The European as well as U.S. market share of modern Diesel engines has increased significantly in recent years, due to their excellent torque and performance behavior combined with low fuel consumption. The overall improved noise and vibration behavior of modern Diesel engines has also contributed to this trend. Despite overall improvements in Diesel engine noise and vibration, certain aspects of Diesel engines continue to present significant challenges. One such issue is the presence of Diesel knocking that is prevalent during cold start and warm-up conditions. This paper discusses a technique used to optimize the cold start noise behavior of modern Diesel engines.
The methods used in this study are based on optimizing the engine calibration to improve the vehicle interior and exterior (engine) noise, even at low ambient temperatures. Initially, the engine's combustion noise behavior is characterized by measuring the cylinder pressure (under various operating conditions) and developing appropriate transfer functions. Various engine calibration iterations are carried out using a structured Design of Experiments (DOE) and for each iteration, the measured cylinder pressure is used to calculate the combustion noise influence (based on existing transfer functions). At the end of this study, the influence of key calibration parameters on improving the cold start noise characteristics is demonstrated.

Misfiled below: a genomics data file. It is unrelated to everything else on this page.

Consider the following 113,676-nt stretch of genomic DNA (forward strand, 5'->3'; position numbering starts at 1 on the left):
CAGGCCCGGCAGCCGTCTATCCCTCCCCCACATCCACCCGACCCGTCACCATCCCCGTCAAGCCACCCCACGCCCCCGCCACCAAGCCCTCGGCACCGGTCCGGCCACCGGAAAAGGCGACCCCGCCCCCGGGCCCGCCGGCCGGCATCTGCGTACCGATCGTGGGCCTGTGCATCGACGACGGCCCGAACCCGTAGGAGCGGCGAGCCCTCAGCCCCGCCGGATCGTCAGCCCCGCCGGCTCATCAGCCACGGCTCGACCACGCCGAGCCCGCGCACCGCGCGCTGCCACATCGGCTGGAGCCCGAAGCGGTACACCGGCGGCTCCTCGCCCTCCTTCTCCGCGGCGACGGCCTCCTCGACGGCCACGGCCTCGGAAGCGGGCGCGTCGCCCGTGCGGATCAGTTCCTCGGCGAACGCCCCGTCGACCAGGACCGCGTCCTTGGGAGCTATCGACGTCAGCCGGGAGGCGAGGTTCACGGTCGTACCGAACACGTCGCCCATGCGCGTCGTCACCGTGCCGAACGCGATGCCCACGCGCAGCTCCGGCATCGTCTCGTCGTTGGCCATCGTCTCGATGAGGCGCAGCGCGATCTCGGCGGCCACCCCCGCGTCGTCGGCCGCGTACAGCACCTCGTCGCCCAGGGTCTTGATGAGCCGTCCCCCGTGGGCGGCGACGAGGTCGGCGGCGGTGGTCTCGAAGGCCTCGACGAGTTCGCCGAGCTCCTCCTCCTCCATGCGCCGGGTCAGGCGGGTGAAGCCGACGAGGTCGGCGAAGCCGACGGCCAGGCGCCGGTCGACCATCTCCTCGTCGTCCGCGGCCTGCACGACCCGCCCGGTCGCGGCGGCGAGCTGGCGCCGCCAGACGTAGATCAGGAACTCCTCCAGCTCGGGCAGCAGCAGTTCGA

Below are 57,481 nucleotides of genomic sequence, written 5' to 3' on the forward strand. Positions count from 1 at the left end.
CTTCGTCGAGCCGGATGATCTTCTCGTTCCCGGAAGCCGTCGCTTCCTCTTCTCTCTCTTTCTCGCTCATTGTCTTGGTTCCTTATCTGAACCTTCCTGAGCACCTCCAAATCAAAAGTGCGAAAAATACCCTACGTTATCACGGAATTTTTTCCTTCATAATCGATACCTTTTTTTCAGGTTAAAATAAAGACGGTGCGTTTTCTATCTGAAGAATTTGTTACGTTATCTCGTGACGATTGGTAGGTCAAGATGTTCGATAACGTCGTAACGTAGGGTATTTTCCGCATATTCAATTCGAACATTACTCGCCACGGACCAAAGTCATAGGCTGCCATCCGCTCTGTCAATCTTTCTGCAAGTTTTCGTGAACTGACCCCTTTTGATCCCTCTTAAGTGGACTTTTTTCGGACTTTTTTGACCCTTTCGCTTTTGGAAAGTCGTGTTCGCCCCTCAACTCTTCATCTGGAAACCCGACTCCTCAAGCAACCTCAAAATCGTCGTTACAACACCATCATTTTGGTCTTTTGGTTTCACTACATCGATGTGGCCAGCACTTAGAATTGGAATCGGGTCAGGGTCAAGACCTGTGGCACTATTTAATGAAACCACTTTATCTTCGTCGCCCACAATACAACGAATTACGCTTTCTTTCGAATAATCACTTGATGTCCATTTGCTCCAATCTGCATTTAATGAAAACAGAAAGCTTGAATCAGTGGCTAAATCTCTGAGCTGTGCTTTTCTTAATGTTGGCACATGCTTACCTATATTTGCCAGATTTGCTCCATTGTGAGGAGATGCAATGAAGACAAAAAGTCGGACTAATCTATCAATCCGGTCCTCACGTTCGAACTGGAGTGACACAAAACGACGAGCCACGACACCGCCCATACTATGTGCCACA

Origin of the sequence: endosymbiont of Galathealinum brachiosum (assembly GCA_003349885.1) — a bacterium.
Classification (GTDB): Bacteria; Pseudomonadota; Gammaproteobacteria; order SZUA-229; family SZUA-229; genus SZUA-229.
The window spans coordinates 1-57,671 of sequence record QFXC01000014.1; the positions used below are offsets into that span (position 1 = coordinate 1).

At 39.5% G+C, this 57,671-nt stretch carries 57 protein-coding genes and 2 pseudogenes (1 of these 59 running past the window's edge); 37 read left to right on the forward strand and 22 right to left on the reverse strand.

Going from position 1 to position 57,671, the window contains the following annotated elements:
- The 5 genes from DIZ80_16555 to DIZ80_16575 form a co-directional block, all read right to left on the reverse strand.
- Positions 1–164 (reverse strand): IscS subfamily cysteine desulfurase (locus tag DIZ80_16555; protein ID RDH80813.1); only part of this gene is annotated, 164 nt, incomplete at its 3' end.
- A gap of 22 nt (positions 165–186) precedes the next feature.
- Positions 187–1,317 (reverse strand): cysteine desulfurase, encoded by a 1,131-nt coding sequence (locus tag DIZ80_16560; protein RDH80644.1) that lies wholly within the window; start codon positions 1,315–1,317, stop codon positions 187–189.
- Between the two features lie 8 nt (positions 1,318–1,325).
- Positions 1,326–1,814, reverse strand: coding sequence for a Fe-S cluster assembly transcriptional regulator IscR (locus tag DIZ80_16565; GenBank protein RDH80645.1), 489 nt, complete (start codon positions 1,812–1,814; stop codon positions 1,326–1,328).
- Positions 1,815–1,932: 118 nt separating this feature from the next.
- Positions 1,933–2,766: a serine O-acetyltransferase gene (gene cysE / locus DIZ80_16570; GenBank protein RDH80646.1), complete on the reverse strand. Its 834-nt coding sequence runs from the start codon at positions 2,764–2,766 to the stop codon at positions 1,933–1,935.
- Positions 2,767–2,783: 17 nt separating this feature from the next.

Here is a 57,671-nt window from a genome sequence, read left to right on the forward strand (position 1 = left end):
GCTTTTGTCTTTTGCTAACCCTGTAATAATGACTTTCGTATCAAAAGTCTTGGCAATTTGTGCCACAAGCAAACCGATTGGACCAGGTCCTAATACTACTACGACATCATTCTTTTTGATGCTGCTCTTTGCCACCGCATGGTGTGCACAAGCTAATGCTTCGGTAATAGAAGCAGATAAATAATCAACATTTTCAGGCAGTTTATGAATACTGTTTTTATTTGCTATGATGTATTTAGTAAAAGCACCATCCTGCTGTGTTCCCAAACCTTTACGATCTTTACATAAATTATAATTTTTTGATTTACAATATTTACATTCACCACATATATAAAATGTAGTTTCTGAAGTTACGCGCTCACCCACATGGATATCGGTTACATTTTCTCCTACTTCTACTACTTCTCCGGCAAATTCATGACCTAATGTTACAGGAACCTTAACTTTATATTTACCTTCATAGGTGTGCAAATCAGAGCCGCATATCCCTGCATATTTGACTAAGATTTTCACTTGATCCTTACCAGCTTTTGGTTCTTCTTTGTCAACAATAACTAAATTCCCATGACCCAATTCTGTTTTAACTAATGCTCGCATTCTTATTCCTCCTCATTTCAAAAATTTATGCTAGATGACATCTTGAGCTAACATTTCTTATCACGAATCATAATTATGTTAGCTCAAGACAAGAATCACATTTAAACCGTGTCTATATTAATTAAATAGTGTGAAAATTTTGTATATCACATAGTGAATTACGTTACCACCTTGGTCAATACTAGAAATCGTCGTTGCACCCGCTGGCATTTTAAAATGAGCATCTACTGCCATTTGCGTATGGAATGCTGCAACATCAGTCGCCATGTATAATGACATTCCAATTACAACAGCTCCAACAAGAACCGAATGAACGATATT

The acoustic optimization achieved in this way has no detrimental effects on the engine's ability to start, combustion stability, visible black or white smoke and emissions. Finally, the potential of using the developed technique in conjunction with other new technologies, such as exhaust gas after treatment systems and alternative preheating and boosting concepts, is discussed.